Skip to content Skip to footer

Biden Says Vaccine News Is “Great,” But Warns Masks Are Still Needed

Many experts agree that, in a best-case scenario, widespread access to a vaccine won’t happen until mid-2021.

President-elect Joe Biden holds a protective mask as he speaks to the media after receiving a briefing from the transition COVID-19 advisory board on November 9, 2020, at the Queen Theater in Wilmington, Delaware.

President-elect Joe Biden released a congratulatory message to scientists from Pfizer on Monday after news broke that the company had reached an important milestone in producing a vaccine for coronavirus.

“I congratulate the brilliant women and men who helped produce this breakthrough and to give us such cause for hope,” Biden said in a published statement.

But he also cautioned Americans not to become complacent about the news, urging them to continue wearing masks to reduce the spread of the virus and noting that distribution of the vaccine for most of the country “is still months away.”

“This news follows a previously announced timeline by industry officials that forecast vaccine approval by late November,” Biden said. “Even if that is achieved, and some Americans are vaccinated later this year, it will be many more months before there is widespread vaccination in this country.”

“Today’s news does not change this urgent reality. Americans will have to rely on masking, distancing, contact tracing, hand washing, and other measures to keep themselves safe well into next year,” the president-elect added. “Today’s news is great news, but it doesn’t change that fact.”

Pfizer and its partner BioNTech said on Monday that they had created a two-dose vaccine that was 90 percent more effective in preventing COVID-19 among those who received it versus those who received a placebo. The study is ongoing, and other data could affect final results, but the announcement is largely viewed as positive news in a year that has seen hundreds of thousands of Americans die from COVID-19.

Biden is largely correct, however, in that any vaccine produced (by Pfizer or other companies) won’t be widely available for some time.

In its announcement, Pfizer said they would not file for emergency use authorization or distribute the vaccine until they had observed half of the study’s participants for at least two months to see if there were any adverse health effects from the vaccine. According to Pfizer, they will reach that point later this month.

Even if all goes according to plan, the vaccine will initially be in short supply and may only be distributed to certain groups of people, like those who are elderly or at risk of getting sick, or frontline healthcare workers. States will have logistical planning to set up, too, and many experts don’t believe a vaccine will be readily available to most Americans until the middle of next year.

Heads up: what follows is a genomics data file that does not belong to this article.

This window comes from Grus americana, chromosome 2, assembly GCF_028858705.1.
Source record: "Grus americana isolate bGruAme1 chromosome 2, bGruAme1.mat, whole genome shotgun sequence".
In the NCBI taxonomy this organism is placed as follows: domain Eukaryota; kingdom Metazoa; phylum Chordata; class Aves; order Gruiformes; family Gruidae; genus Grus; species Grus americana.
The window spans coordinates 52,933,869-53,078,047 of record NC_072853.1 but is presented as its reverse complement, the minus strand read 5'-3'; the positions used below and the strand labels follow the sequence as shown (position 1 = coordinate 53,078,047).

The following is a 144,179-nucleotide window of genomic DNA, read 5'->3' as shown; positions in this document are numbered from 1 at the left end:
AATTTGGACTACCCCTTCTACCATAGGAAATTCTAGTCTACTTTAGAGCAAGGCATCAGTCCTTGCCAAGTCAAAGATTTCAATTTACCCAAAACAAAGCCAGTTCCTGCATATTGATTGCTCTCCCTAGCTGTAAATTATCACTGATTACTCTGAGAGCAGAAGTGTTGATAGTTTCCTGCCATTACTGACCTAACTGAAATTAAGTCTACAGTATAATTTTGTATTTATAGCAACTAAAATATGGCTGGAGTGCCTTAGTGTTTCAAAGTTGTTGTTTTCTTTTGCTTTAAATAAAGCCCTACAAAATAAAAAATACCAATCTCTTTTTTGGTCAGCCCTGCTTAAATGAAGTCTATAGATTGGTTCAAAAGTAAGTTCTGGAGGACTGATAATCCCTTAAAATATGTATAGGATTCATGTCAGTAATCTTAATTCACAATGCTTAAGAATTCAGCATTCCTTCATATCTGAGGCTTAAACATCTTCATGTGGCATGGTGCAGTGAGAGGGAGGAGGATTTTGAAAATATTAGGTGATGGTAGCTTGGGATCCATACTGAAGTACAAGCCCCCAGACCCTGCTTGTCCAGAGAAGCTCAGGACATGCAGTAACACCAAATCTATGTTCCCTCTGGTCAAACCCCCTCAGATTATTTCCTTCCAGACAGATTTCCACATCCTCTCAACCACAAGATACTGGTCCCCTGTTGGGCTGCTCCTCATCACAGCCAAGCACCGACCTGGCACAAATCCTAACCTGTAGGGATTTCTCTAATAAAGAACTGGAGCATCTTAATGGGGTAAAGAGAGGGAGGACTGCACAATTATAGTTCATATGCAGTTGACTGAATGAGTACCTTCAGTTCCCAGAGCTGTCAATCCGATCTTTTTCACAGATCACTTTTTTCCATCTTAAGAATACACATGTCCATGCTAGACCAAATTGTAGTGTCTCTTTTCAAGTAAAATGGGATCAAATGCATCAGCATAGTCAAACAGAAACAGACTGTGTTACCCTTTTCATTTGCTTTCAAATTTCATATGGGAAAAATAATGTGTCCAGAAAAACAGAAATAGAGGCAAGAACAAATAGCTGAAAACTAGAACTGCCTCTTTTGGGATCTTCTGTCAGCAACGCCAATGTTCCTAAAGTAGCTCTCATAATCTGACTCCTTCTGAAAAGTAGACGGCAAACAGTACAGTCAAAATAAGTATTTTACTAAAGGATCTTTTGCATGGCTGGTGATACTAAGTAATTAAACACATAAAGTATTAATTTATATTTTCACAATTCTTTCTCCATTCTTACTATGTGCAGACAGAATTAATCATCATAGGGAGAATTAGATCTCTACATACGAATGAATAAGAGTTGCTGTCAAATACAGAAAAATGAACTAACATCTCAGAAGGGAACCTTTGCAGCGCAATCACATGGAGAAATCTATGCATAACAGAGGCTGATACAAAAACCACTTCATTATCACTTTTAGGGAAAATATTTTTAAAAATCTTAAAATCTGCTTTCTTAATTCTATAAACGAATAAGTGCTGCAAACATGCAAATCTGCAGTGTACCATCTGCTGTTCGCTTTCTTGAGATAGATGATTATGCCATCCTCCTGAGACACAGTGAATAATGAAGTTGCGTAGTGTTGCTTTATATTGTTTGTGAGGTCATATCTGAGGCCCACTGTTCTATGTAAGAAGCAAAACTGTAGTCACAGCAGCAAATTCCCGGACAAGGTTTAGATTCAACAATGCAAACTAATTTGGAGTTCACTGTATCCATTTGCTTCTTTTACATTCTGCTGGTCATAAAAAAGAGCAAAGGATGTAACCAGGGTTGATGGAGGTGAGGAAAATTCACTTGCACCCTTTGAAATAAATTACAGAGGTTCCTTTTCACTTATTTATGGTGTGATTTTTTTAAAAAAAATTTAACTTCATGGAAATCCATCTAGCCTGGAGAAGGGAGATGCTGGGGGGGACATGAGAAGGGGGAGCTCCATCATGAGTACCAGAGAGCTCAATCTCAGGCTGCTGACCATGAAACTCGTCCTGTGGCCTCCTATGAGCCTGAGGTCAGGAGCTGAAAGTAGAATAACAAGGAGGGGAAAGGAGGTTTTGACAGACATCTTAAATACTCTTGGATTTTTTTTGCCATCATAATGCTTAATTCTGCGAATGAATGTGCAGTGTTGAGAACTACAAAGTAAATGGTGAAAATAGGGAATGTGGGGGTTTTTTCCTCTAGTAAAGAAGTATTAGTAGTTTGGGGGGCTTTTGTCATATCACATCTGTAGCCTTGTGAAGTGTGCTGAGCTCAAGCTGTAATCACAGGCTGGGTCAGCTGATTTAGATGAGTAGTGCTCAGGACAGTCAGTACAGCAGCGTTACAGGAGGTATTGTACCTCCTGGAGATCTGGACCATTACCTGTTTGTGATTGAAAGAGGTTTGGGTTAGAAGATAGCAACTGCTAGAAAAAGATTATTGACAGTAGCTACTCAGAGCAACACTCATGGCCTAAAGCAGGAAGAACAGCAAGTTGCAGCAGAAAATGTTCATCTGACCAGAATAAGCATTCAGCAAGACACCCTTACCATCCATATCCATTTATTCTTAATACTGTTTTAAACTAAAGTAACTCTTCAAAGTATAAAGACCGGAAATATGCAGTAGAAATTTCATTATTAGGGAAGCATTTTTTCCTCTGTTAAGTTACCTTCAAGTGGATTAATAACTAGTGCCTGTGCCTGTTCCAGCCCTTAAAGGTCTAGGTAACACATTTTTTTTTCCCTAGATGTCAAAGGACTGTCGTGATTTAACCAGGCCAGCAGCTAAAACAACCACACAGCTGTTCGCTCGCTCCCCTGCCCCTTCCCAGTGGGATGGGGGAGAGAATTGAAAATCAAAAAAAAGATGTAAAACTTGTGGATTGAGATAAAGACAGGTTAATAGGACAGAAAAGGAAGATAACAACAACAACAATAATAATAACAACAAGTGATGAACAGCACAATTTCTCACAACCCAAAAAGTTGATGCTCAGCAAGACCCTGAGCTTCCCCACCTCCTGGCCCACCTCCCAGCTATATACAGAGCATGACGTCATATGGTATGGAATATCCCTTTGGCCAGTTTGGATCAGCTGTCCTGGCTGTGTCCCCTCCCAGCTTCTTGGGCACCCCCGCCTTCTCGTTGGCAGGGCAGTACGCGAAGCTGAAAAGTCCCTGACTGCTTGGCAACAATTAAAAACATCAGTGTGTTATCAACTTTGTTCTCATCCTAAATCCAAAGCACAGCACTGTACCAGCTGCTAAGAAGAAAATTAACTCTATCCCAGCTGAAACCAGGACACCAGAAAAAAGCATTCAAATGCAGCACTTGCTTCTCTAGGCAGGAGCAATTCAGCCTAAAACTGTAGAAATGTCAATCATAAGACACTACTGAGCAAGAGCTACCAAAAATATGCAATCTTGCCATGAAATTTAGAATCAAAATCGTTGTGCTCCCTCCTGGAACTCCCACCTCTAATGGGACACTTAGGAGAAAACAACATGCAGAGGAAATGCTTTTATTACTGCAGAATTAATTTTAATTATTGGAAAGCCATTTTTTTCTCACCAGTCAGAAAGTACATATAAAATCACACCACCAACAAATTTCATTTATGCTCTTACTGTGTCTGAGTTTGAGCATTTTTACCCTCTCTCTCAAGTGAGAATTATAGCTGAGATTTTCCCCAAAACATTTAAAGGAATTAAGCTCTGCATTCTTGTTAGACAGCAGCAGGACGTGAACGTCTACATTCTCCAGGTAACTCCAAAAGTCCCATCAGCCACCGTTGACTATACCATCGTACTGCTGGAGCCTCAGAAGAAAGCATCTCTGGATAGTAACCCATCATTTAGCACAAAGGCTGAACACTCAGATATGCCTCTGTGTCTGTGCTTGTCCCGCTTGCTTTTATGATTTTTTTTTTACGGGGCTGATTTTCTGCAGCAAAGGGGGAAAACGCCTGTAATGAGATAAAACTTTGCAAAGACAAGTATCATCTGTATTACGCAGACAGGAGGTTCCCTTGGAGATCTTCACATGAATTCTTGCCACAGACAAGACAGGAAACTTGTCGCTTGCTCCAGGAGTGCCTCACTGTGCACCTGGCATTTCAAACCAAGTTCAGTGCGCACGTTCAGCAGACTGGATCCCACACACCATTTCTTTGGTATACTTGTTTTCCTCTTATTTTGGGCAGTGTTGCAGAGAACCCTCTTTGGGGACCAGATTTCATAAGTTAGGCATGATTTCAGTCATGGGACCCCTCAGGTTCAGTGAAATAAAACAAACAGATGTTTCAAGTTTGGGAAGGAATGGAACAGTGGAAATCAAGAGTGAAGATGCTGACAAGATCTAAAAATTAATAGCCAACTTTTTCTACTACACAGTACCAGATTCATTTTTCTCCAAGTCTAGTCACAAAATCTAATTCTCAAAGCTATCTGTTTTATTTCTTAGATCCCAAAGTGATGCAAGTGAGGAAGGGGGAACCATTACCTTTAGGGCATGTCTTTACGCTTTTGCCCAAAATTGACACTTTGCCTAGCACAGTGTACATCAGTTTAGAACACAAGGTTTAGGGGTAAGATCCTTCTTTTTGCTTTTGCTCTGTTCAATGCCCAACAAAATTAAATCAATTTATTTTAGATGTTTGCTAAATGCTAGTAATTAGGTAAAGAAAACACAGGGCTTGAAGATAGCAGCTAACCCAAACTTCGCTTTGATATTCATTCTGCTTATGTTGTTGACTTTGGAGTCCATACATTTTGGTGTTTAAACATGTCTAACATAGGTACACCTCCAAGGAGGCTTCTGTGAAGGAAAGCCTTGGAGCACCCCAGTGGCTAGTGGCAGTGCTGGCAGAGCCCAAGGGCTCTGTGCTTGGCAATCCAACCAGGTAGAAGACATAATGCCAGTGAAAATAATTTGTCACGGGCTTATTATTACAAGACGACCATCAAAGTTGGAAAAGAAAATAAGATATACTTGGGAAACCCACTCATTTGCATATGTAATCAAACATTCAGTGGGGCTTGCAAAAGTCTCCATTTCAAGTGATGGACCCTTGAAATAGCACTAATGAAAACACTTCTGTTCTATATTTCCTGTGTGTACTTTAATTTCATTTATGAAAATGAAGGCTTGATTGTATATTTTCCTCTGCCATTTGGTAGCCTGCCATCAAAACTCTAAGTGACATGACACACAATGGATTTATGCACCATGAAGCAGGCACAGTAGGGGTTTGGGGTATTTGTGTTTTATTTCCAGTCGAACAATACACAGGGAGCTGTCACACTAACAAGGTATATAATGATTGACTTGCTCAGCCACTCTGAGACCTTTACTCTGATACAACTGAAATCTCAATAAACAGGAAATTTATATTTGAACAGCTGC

Current President Donald Trump, like Biden, also celebrated the news of the vaccine’s progress, issuing a tweet earlier in the day.


Unlike Biden, however, Trump did not encourage Americans to continue exercising social distancing measures in the interim period before a vaccine becomes available. Indeed, the president has been inconsistent in wearing a mask himself, only doing so in public on rare occasions. In one presidential debate, Trump even mocked Biden for wearing masks during his public appearances.

“Every time you see him, he’s got a mask. He could be speaking 200 feet away from them, and he shows up with the biggest mask I’ve ever seen,” Trump said in October.

Trump has largely viewed wearing a mask to prevent the spread of coronavirus as a political statement against him, telling the Wall Street Journal in June that he viewed those who did so as signaling their disapproval of his presidency rather than acting responsibly in the interests of public health.

The evidence shows that wearing a mask could save thousands of lives between now and when a vaccine becomes available. According to health models from the Institute for Health Metrics and Evaluation at the University of Washington, more than 2,290 individuals are projected to die daily from COVID-19 by the time we reach Biden’s inauguration on January 20, 2021.. If nearly everyone in the U.S. wore masks, however, that number would likely go down to 1,316 deaths per day.

Join us in defending the truth before it’s too late

The future of independent journalism is uncertain, and the consequences of losing it are too grave to ignore. To ensure Truthout remains safe, strong, and free, we need to raise $48,000 in the next 8 days. Every dollar raised goes directly toward the costs of producing news you can trust.

Please give what you can — because by supporting us with a tax-deductible donation, you’re not just preserving a source of news, you’re helping to safeguard what’s left of our democracy.